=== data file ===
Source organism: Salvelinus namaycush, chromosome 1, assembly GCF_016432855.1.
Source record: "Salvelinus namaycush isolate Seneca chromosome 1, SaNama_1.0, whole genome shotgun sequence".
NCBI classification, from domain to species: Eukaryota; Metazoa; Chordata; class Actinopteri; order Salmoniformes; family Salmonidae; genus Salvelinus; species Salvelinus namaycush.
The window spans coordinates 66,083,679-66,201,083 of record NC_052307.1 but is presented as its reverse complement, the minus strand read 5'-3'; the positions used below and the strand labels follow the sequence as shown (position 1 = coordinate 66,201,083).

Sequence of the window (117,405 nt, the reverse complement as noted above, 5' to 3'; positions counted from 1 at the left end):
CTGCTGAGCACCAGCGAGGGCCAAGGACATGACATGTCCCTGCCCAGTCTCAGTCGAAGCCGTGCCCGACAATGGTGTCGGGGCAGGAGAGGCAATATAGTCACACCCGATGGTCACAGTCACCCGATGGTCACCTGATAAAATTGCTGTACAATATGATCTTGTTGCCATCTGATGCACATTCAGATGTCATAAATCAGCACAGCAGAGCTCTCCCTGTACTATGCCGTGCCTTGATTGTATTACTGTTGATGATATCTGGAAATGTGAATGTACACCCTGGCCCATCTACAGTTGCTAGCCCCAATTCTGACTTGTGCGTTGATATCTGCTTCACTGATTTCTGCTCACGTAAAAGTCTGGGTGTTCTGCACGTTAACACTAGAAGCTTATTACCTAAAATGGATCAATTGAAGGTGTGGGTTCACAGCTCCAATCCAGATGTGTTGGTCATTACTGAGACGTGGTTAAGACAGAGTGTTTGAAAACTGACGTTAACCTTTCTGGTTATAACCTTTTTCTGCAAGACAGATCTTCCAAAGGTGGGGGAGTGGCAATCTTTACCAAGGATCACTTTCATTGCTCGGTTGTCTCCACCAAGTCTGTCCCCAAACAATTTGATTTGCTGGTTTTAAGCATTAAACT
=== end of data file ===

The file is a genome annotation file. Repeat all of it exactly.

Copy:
Source organism: Salvelinus namaycush, chromosome 1, assembly GCF_016432855.1.
Source record: "Salvelinus namaycush isolate Seneca chromosome 1, SaNama_1.0, whole genome shotgun sequence".
NCBI classification, from domain to species: Eukaryota; Metazoa; Chordata; class Actinopteri; order Salmoniformes; family Salmonidae; genus Salvelinus; species Salvelinus namaycush.
The window spans coordinates 66,083,679-66,201,083 of record NC_052307.1 but is presented as its reverse complement, the minus strand read 5'-3'; the positions used below and the strand labels follow the sequence as shown (position 1 = coordinate 66,201,083).

Sequence of the window (117,405 nt, the reverse complement as noted above, 5' to 3'; positions counted from 1 at the left end):
CTGCTGAGCACCAGCGAGGGCCAAGGACATGACATGTCCCTGCCCAGTCTCAGTCGAAGCCGTGCCCGACAATGGTGTCGGGGCAGGAGAGGCAATATAGTCACACCCGATGGTCACAGTCACCCGATGGTCACCTGATAAAATTGCTGTACAATATGATCTTGTTGCCATCTGATGCACATTCAGATGTCATAAATCAGCACAGCAGAGCTCTCCCTGTACTATGCCGTGCCTTGATTGTATTACTGTTGATGATATCTGGAAATGTGAATGTACACCCTGGCCCATCTACAGTTGCTAGCCCCAATTCTGACTTGTGCGTTGATATCTGCTTCACTGATTTCTGCTCACGTAAAAGTCTGGGTGTTCTGCACGTTAACACTAGAAGCTTATTACCTAAAATGGATCAATTGAAGGTGTGGGTTCACAGCTCCAATCCAGATGTGTTGGTCATTACTGAGACGTGGTTAAGACAGAGTGTTTGAAAACTGACGTTAACCTTTCTGGTTATAACCTTTTTCTGCAAGACAGATCTTCCAAAGGTGGGGGAGTGGCAATCTTTACCAAGGATCACTTTCATTGCTCGGTTGTCTCCACCAAGTCTGTCCCCAAACAATTTGATTTGCTGGTTTTAAGCATTAAACT